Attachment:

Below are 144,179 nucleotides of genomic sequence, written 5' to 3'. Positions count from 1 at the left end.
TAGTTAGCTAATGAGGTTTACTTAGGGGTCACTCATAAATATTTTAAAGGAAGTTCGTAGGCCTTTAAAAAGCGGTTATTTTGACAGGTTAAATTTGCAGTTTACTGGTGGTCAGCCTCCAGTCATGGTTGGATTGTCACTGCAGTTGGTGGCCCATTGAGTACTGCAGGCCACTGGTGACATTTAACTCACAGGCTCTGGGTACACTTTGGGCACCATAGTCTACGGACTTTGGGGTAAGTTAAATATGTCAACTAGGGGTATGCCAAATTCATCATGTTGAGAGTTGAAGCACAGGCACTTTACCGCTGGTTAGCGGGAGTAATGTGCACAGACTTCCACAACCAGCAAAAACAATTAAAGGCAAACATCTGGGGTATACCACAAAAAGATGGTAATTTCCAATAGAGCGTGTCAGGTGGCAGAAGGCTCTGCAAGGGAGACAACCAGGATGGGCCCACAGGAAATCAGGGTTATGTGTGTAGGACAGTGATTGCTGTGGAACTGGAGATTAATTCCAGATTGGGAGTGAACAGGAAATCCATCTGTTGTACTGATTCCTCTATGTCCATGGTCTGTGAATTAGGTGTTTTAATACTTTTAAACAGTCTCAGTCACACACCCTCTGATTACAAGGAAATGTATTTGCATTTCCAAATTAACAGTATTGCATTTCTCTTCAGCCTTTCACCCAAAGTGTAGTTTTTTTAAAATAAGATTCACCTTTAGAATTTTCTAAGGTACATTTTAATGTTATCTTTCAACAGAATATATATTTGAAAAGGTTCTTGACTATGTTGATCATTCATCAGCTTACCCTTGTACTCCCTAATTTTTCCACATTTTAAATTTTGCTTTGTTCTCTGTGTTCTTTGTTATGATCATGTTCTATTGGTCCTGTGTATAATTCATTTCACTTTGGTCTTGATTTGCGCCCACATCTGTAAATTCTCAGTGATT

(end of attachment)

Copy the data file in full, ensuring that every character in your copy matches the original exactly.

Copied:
Below are 144,179 nucleotides of genomic sequence, written 5' to 3'. Positions count from 1 at the left end.
TAGTTAGCTAATGAGGTTTACTTAGGGGTCACTCATAAATATTTTAAAGGAAGTTCGTAGGCCTTTAAAAAGCGGTTATTTTGACAGGTTAAATTTGCAGTTTACTGGTGGTCAGCCTCCAGTCATGGTTGGATTGTCACTGCAGTTGGTGGCCCATTGAGTACTGCAGGCCACTGGTGACATTTAACTCACAGGCTCTGGGTACACTTTGGGCACCATAGTCTACGGACTTTGGGGTAAGTTAAATATGTCAACTAGGGGTATGCCAAATTCATCATGTTGAGAGTTGAAGCACAGGCACTTTACCGCTGGTTAGCGGGAGTAATGTGCACAGACTTCCACAACCAGCAAAAACAATTAAAGGCAAACATCTGGGGTATACCACAAAAAGATGGTAATTTCCAATAGAGCGTGTCAGGTGGCAGAAGGCTCTGCAAGGGAGACAACCAGGATGGGCCCACAGGAAATCAGGGTTATGTGTGTAGGACAGTGATTGCTGTGGAACTGGAGATTAATTCCAGATTGGGAGTGAACAGGAAATCCATCTGTTGTACTGATTCCTCTATGTCCATGGTCTGTGAATTAGGTGTTTTAATACTTTTAAACAGTCTCAGTCACACACCCTCTGATTACAAGGAAATGTATTTGCATTTCCAAATTAACAGTATTGCATTTCTCTTCAGCCTTTCACCCAAAGTGTAGTTTTTTTAAAATAAGATTCACCTTTAGAATTTTCTAAGGTACATTTTAATGTTATCTTTCAACAGAATATATATTTGAAAAGGTTCTTGACTATGTTGATCATTCATCAGCTTACCCTTGTACTCCCTAATTTTTCCACATTTTAAATTTTGCTTTGTTCTCTGTGTTCTTTGTTATGATCATGTTCTATTGGTCCTGTGTATAATTCATTTCACTTTGGTCTTGATTTGCGCCCACATCTGTAAATTCTCAGTGATT